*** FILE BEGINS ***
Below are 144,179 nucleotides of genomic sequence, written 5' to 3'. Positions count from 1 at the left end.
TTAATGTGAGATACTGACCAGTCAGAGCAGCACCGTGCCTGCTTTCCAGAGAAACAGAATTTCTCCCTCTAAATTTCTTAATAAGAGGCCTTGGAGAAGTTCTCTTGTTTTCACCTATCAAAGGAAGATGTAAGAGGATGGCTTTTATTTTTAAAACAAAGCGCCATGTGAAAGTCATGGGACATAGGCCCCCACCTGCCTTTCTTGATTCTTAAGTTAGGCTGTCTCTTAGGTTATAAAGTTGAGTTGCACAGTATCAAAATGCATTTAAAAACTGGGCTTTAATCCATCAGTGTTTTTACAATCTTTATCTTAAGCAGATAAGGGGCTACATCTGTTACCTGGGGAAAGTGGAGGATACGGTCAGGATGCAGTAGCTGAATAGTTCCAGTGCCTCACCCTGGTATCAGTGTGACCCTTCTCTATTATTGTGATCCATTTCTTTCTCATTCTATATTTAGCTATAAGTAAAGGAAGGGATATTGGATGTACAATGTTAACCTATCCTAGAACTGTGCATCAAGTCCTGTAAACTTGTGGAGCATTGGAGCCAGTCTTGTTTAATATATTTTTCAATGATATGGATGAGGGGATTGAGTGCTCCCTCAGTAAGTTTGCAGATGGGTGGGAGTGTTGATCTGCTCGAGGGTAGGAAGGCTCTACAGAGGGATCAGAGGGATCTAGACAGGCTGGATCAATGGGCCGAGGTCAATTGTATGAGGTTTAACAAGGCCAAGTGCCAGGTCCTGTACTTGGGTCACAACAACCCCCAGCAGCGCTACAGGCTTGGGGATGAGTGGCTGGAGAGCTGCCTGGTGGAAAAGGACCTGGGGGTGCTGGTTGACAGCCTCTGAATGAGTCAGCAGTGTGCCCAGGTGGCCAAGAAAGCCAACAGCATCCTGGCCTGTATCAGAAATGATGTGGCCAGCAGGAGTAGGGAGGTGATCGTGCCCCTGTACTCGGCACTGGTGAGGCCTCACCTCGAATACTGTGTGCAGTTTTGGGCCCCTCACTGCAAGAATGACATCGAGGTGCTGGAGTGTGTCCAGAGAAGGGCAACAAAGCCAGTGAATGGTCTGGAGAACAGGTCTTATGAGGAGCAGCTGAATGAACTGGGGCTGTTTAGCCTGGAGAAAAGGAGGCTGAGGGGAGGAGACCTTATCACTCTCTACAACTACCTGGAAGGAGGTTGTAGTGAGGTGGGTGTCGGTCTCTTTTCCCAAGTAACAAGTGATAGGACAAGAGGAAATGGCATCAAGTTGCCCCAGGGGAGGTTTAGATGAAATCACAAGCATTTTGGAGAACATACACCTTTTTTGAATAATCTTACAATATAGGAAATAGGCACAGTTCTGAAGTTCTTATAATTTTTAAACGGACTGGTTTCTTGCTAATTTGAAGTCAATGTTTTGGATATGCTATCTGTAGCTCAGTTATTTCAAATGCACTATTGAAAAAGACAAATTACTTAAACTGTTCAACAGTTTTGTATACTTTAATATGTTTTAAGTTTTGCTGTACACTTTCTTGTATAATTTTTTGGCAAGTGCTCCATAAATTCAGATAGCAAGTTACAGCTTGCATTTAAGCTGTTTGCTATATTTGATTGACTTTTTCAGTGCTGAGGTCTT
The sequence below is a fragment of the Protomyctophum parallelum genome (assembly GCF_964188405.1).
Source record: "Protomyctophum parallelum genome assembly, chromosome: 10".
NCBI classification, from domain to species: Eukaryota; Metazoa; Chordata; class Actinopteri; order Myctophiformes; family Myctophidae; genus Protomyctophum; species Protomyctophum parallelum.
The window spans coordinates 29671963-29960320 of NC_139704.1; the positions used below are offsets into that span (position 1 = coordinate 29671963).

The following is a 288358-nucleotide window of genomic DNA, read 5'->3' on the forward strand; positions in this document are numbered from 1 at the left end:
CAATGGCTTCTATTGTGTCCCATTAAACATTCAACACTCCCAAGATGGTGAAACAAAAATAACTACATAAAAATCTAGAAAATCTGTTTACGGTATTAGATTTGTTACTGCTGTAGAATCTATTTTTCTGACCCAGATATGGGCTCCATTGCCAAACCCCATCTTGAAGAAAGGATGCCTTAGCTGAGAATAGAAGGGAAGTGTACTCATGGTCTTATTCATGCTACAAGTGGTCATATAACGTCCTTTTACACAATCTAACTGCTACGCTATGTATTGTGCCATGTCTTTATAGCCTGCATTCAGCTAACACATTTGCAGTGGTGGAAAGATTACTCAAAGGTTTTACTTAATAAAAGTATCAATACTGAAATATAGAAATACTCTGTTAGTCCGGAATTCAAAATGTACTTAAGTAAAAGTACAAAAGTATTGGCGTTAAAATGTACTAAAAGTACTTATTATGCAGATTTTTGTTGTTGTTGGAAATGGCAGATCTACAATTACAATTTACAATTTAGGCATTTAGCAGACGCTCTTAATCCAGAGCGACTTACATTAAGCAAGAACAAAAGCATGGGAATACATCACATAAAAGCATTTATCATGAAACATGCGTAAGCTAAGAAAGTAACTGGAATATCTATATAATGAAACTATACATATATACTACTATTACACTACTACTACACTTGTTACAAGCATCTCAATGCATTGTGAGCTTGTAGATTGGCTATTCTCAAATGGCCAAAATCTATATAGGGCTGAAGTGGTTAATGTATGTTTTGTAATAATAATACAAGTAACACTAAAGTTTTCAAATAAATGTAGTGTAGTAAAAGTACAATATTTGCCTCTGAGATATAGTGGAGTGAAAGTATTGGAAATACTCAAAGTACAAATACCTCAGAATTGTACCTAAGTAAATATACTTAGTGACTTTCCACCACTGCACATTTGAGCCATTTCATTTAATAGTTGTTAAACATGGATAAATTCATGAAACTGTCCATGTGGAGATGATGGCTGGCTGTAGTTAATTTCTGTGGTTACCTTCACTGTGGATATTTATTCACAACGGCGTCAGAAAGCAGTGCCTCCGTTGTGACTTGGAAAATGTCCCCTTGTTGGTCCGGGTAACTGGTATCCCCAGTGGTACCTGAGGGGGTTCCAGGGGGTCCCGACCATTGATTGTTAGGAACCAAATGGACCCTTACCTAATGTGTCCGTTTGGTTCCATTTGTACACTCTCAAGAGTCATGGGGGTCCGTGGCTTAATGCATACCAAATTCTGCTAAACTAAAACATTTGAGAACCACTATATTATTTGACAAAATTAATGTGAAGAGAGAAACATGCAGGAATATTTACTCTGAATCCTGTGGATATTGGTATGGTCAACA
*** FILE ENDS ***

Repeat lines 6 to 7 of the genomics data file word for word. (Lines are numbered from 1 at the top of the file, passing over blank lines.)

The window spans coordinates 29671963-29960320 of NC_139704.1; the positions used below are offsets into that span (position 1 = coordinate 29671963).

The following is a 288358-nucleotide window of genomic DNA, read 5'->3' on the forward strand; positions in this document are numbered from 1 at the left end: